free public domain image

Chains

free public domain image

free public domain image

“I wear the chain I forged in life,” replied the Ghost. “I made it link by link, and yard by yard; I girded it on of my own free will, and of my own free will I wore it.” Jacob Marley, A Christmas Carol

*The Love Song of J. Alfred Prufrock – T.S. Eliot

When you are dead,
What chains will you wear?
Will they be layered around and around and around
Your body from the top of your head
To the soles of your feet?

Today, I listened to a woman
standing on a street corner
Ranting shrilly angrily about how
Those savages are brutally murdering
Those who speak for peace,
Those who are giving aid to the helpless,
Those who try to report the truth
And open our scaled eyes.
“They aren’t human. We should just bomb them.”
“bomb all of them over there
And let God sort them out.”

I turned and walked away
Dragging the chains of my silence
As I walked to my car.

I sat.
I sat.
I sat.
The echo of her anger
Beat against the windows of my
Car like a terrible storm,
Buffeting and howling
Like some kind of crazed monster.

I sat.
I sat.
I sat.
“Do I dare
Disturb the universe?”*

I opened my door and walked
In her direction.
I felt a section of my chain drop.

I spoke to her softly and reminded
Her that fighting fire with fire
Only made more fire.
That hate only fueled the fire.
That we should try to love and forgive.
That we should work together
to stop the madness and
start the healing.
Fuck you hippie bitch.
She snarled.
I said, God forgive us all
And show us a better way.
Fuck you she said.
I turned and walked away

Today in dVerse Poetics Pub, we are using our poetic voices to speak against injustice, murder, and terrorism.

Veteran’s Day: Thank you

My father lied about his age so he could join the Army and fight for our country’s freedom during WWII. He was a sharpshooter and made the landing on Omaha Beach. He spoke of walking, in the water, on the bodies of fallen comrades as he made his way to shore. He wept, deep wrenching sobs. He was a frightened boy from the Virginia countryside but he moved forward to try to keep more of his comrades from dying from enemy fire. He rarely spoke of the war and he always cried when he did. He was awarded the Bronze Star for valor. My father felt he didn’t deserve it and that all those who died around him should have been given the award. They gave all they had.

Thank a veteran today. If you see a service person in line in front of you, buy their lunch, breakfast, coffee. Say thank you. They are giving you all they have.  If you have the freedom to disagree with our government, protest against wars, speak your mind about anything, then thank a veteran.

vet day

Portrait of a Lady

As I entered her hospital room, my first impression was of all the monitoring equipment around the frail figure.  Then, as she heard my footsteps, her head swiveled and a smile, a glorious smile of joy, drove away the expression of pain.  I smiled back and she exclaimed, “Oh Glory, I knew some of my people would come. I knew they would come!”  I went to hug her as best I could and to kiss her cheek.

Behind me was another friend from our church and my mother in her wheelchair.  We clustered about her, touching her and loving her. “Praise God, some of my people are here. Thank you, Jesus.”  By now, she was radiant.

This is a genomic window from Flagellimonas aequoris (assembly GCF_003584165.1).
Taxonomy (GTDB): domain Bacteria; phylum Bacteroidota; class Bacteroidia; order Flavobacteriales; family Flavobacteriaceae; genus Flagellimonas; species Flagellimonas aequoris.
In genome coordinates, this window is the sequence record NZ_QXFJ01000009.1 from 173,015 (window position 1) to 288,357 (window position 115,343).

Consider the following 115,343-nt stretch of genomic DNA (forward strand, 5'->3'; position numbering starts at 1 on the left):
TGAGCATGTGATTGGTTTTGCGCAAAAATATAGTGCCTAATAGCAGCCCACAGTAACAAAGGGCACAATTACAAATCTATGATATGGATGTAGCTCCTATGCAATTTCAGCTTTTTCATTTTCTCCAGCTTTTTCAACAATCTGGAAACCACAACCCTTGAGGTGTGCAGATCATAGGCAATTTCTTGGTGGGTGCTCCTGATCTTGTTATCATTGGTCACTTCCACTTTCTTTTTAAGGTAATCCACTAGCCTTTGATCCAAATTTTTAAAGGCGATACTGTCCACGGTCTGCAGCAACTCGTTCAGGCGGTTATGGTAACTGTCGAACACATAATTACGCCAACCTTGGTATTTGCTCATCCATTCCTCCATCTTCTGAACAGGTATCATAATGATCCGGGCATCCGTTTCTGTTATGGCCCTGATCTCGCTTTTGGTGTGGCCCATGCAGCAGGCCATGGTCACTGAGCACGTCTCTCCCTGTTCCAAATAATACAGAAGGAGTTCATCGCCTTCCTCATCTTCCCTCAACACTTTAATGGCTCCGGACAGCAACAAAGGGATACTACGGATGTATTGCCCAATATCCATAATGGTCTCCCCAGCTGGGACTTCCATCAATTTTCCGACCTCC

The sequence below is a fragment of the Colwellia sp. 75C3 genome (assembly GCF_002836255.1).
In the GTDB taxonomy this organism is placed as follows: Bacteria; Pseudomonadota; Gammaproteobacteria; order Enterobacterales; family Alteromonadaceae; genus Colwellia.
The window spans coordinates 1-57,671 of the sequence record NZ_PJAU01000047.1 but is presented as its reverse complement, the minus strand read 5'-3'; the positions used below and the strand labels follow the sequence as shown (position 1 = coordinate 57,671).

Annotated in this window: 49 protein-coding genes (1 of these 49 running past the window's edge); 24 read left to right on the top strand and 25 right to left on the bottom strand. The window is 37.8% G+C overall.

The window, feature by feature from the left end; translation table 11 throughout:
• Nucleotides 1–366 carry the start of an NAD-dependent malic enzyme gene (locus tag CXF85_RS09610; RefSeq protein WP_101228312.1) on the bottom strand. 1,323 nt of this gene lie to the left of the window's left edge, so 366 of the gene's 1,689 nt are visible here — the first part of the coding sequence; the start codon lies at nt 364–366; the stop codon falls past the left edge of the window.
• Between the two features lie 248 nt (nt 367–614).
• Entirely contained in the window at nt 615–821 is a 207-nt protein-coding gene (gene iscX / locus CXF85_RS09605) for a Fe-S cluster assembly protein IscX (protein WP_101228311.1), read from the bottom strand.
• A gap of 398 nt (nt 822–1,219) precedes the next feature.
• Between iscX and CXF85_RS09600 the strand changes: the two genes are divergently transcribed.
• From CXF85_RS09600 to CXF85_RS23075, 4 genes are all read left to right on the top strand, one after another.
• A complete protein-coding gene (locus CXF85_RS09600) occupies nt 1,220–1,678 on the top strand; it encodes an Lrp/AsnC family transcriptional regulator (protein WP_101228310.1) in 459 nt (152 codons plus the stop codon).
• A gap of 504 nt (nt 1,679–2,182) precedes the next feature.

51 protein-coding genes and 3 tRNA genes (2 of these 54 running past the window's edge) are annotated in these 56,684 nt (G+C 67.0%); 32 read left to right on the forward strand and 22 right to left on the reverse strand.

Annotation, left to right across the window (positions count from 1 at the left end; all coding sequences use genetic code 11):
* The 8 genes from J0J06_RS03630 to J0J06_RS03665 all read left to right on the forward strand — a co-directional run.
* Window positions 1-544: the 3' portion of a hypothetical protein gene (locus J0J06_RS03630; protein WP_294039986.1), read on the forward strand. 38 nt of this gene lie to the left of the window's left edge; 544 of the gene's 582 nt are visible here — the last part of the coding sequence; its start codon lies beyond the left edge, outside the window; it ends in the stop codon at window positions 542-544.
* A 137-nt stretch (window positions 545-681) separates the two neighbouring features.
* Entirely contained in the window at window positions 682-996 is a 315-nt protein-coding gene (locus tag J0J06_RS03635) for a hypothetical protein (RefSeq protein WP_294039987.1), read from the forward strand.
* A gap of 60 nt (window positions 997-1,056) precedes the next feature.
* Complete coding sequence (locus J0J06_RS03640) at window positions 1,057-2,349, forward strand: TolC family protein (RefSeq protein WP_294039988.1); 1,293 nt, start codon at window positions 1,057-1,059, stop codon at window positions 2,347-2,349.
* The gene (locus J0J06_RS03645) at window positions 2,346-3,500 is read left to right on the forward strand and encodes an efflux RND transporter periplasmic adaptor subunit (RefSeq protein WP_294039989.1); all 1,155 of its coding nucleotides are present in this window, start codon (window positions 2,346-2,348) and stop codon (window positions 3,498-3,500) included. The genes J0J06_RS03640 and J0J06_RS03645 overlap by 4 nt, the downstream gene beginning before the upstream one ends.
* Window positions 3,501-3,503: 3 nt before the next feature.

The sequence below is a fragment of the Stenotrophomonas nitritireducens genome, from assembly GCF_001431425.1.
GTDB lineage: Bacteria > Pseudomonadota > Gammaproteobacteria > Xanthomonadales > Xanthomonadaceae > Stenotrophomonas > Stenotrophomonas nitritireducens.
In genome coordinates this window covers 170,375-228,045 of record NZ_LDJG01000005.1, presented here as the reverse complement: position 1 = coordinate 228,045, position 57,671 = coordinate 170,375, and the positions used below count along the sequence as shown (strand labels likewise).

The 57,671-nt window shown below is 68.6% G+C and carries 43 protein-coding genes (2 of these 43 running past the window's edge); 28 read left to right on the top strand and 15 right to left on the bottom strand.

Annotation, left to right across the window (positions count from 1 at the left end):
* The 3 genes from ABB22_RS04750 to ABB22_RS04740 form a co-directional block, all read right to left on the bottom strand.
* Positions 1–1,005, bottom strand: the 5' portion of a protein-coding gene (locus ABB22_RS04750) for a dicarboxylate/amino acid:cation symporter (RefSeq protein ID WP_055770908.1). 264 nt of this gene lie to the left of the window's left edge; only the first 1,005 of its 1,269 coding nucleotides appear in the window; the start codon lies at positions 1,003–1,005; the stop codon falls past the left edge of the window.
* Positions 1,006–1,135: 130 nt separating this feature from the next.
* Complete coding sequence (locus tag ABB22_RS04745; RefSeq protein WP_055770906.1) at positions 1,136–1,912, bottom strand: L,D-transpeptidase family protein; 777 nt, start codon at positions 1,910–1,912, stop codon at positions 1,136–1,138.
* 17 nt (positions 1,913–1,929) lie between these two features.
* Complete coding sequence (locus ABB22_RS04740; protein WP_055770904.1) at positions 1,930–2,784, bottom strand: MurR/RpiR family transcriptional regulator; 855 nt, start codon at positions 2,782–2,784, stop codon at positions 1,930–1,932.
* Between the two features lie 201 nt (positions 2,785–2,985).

We found seats and beamed at her.  Mama presented her with a couple of homegrown tomatoes.  To her, they were the crown jewels.  “I’m gonna have that nurse come in and slice me up one of these for my snack after y’all leave and then I’m gonna have the other tomorrow with my tired ol’ breakfast.  Oh my goodness.”  I told her they were special because mama had stolen them from our neighbor’s little garden and as she was escaping over the fence, almost got a load of buckshot in the butt when the neighbor came out of his house and caught her.  She gave a low chuckle and said, “you go on now, you know she can can move faster than that.”  We all roared with laughter.

Our friend presented her with a card in which people in our church had signed greetings.  Because her glasses were someplace noone could find them, Elizabeth read the greetings to her.  Every word was clutched to her heart and brought words of praise and thanksgiving.  And they all had to be read again.

Our lady looked around at all of us and said, “God is so good to me.”  I looked at her and saw her wig, in spite of her uncomfortable position on the pillow, was immaculately styled.  Her nails were done in a glowing coral polish and her skin was still lovely  – rich and pure as coffee with lots of cream.

“Precious, I know you can’t be comfortable all scroonched down in bed like that”, I said, so I went around and raised the head of the bed a bit and then helped her forward and adjusted the pillows behind her.  “How’s that?”  She gave a deep sign and closed her eyes.  “That feels so good. I had gotten all down and that nurse tried, but didn’t know what I wanted.  You know just what a girl needs to feel good in bed….Oops, I didn’t mean it like that.”  I told it was fine and that yes, when it came to hospital beds and pillows, I did know just what a girl needed.

“My feet aren’t as swollen, you know. I can tell.  Look and tell me what you think.”  Elizabeth and I raised the cover over her feet.  I looked at her grossly swollen feet and when I saw matching nail polish on her toes, I had to look away from her so she wouldn’t see my tears that suddenly just sprang in my eyes.  Elizabeth swallowed and said, “Yes they do look better.”  “Celia, don’t you think so?” She asked.  Mama said, “I can’t tell from her but if they say so, then it is true.” We put the covers back down.  Again she said, “God is so good to me.”

The nurse came in then to give her her meds, which included something for pain.  She never once complained about pain while we were there, but when we left and stopped by the nurses’ station and asked, we were told she was in a great deal of pain, but always was gracious and praising God and apologized when they had to do something for her – that she knew there had to be people in there worse off then she and not to tire themselves out on her.

The pain medication began to work and she started to yawn.  We told her it was time we left so she could sleep.  We all gathered around and held hands and prayed with her.  “Glory. Glory, Yes my Jesus.”  and after we said amen, she began to pray for us.  We left feeling we were the ones who were blessed by that visit.  Her Jesus truly was with her and anyone with any sense would have felt it.  I think even doubters would feel that loving presence that was so close to her.

We were silent as we went down the quiet halls and the elevator.  As we stepped out into the summer air, I looked back up at the floor where her room was and said, “Oh glory. Thank you God for letting us get so close to you.”

%d bloggers like this: